Logs of Lessons Learned - Part 3 Financing & Overhead



  • Debt gives the illusion of wealth. True wealth is assets, cash flow and no debt.

  • Doing a marginal deal just because the money is available is stupid.

  • Take your personal guarantee seriously…. You only bring two things to the table…. Cash and your guarantee, neither of which has an unlimited supply.

  • Don’t rely on inflation to make a deal work.

  • Never finance long-term assets with short-term debt.

  • We covered a lot of mistakes with access to easy money and credit.

  • Easy credit, lots of liquidity and too much money makes you stupid.

  • A knack for innovative financing, a little bit of money and unbridled greed will produce truly crippling debt.


  • Stay lean even if you can afford to get fat. Keep overhead low!

  • Watch your cash VERY closely. Ask yourself, “Do I really need this?… Will this help me make more money?” Once you spend it, the cash is gone.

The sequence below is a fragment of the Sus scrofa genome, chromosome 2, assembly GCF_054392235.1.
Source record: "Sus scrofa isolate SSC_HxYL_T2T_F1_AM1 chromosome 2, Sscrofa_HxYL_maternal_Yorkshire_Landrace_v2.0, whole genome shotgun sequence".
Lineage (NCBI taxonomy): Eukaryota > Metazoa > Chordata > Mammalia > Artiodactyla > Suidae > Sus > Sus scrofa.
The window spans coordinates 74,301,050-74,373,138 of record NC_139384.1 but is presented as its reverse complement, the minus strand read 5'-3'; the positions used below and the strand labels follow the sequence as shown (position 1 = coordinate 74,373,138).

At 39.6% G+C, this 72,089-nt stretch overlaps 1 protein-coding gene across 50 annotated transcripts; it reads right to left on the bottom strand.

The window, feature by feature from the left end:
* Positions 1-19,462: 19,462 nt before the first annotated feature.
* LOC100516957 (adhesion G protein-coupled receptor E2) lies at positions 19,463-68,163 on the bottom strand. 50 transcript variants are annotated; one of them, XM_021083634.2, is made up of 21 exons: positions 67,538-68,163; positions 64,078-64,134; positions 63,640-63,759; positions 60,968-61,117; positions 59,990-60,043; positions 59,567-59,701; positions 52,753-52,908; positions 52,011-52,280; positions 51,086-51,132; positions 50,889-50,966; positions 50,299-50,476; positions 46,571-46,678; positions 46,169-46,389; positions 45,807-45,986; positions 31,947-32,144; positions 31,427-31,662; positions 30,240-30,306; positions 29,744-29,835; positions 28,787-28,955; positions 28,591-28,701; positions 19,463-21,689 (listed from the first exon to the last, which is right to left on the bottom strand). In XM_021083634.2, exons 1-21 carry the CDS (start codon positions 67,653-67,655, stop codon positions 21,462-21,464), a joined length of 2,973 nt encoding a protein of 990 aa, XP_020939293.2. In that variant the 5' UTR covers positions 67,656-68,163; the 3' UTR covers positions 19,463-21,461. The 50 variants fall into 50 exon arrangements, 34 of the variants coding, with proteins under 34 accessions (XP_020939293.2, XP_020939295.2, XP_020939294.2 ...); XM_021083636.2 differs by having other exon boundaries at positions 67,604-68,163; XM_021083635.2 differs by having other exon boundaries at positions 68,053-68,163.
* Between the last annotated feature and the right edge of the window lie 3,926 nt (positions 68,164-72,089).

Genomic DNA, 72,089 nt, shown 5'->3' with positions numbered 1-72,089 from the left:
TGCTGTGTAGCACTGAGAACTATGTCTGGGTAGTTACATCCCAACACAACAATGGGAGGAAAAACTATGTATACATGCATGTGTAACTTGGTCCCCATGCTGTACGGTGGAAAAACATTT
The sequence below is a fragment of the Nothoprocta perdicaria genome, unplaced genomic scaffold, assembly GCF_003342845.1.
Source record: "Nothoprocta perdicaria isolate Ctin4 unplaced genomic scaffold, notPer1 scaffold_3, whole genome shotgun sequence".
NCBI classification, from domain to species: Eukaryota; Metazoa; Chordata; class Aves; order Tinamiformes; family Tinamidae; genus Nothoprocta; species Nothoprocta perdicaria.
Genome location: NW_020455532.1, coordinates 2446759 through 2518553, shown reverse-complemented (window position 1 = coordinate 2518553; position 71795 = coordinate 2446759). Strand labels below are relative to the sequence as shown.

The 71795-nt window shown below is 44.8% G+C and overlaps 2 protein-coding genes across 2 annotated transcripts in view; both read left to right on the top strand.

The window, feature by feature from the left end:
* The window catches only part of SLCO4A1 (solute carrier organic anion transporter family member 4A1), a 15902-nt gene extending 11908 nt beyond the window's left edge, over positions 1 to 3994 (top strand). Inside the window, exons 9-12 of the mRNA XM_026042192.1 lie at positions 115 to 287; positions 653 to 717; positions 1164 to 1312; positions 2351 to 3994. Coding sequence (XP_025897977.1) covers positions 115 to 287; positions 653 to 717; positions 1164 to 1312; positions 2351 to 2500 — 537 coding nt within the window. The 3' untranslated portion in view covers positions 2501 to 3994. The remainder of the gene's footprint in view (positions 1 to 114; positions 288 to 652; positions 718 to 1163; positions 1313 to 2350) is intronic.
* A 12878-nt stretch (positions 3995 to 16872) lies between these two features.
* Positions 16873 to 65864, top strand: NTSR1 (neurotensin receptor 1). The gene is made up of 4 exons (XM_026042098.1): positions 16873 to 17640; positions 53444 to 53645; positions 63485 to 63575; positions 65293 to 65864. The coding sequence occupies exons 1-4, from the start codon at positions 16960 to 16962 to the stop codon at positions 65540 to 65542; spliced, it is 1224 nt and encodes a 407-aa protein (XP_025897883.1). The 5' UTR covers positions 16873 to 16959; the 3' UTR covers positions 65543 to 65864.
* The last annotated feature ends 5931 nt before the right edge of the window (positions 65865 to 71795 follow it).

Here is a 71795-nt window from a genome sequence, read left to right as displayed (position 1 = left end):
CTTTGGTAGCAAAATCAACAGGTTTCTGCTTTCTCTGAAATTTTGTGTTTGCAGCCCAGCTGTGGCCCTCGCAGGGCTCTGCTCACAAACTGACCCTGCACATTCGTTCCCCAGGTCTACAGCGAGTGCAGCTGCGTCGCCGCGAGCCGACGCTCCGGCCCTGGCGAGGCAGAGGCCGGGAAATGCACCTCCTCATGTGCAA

• Each line item of your financials should be scrutinized on a continuous basis to make.

  • Conserve cash, especially during the good times. Spending money to look like a big deal is not the same as being a big deal.

  • When you’re out of cash, you’re out of business. Cash is truly KING.

  • When the market shifts, you can’t cut overhead fast enough.

  • It is easy to over pay or beef up when the world is viewed from only an upside perspective.

  • Cut overhead early and hard. Pride and hubris kept us from cutting our overhead in a timely manner.

  • Fancy offices, hot cars, lots of staff and high overhead are signs of significance, not success.

  • Knowing your numbers, what it costs to run each aspect of your business and having timely information, is critical to success.

  • Focus on the costs of doing business and not just the revenue potential.

  • Bringing “consultants/outside services” in house (architects, land planners, engineers etc) is a bad idea. The temptation is to look for busy work to justify the overhead and when the market shifts, they are expensive to cut. Contract out as much of the work as possible

Keith J. Cunningham